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Hanging

U
ntil the 1890s, hanging was the primary method of execution used in the United States. Hanging is still used in Delaware and Washington, although both have lethal injection as an alternative method of execution. The last hanging to take place was January 25, 1996 in Delaware.

For execution by this method, the inmate may be weighed the day before the execution, and a rehearsal is done using a sandbag of the same weight as the prisoner. This is to determine the length of 'drop' necessary to ensure a quick death. If the rope is too long, the inmate could be decapitated, and if it is too short, the strangulation could take as long as 45 minutes. The rope, which should be 3/4-inch to 1 1/4-inch in diameter, must be boiled and stretched to eliminate spring or coiling. The knot should be lubricated with wax or soap "to ensure a smooth sliding action," according to the 1969 U.S. Army manual. (The Corrections Professional, 1996 and Hillman, 1992)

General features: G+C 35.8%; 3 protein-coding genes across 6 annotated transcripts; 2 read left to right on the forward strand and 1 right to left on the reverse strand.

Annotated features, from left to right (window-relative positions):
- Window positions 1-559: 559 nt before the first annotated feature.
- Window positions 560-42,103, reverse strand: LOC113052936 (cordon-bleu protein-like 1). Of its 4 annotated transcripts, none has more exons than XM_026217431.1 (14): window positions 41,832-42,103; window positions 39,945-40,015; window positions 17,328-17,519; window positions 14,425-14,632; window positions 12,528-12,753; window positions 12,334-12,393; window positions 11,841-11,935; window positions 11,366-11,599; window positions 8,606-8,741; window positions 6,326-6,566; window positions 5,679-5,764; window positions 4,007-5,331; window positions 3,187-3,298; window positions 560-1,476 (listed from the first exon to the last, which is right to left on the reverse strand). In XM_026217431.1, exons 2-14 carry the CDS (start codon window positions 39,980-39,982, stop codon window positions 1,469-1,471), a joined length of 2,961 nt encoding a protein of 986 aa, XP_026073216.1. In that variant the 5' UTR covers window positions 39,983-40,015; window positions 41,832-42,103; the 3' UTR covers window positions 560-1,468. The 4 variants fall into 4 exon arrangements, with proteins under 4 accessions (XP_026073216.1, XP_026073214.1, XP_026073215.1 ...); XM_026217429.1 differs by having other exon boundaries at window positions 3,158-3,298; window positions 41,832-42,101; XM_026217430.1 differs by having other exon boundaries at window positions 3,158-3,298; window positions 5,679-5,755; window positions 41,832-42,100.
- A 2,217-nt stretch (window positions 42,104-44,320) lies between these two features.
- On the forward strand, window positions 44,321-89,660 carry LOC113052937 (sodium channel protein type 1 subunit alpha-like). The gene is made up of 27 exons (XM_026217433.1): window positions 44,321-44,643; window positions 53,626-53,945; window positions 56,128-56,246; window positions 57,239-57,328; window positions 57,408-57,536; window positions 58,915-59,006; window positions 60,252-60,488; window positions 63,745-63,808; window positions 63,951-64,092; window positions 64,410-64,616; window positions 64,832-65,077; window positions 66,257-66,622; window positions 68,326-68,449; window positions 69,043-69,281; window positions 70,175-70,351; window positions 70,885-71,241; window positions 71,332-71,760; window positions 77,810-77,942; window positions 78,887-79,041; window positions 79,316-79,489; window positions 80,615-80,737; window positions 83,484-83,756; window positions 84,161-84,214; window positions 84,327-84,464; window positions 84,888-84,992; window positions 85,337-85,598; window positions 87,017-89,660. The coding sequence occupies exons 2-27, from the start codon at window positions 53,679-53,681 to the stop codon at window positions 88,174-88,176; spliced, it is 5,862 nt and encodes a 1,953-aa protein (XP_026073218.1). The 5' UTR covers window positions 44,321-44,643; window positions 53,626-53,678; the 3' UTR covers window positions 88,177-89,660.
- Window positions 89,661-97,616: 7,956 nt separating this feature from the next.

Immediately before the execution, the prisoner's hands and legs are secured, he or she is blindfolded, and the noose is placed around the neck, with the knot behind the left ear. The execution takes place when a trap-door is opened and the prisoner falls through. The prisoner's weight should cause a rapid fracture-dislocation of the neck. However, instantaneous death rarely occurs. (Weisberg, 1991)

If the inmate has strong neck muscles, is very light, if the 'drop' is too short, or the noose has been wrongly positioned, the fracture-dislocation is not rapid and death results from slow asphyxiation. If this occurs the face becomes engorged, the tongue protrudes, the eyes pop, the body defecates, and violent movements of the limbs occur. (The Corrections Professional, 1996 and Weisberg, 1991)


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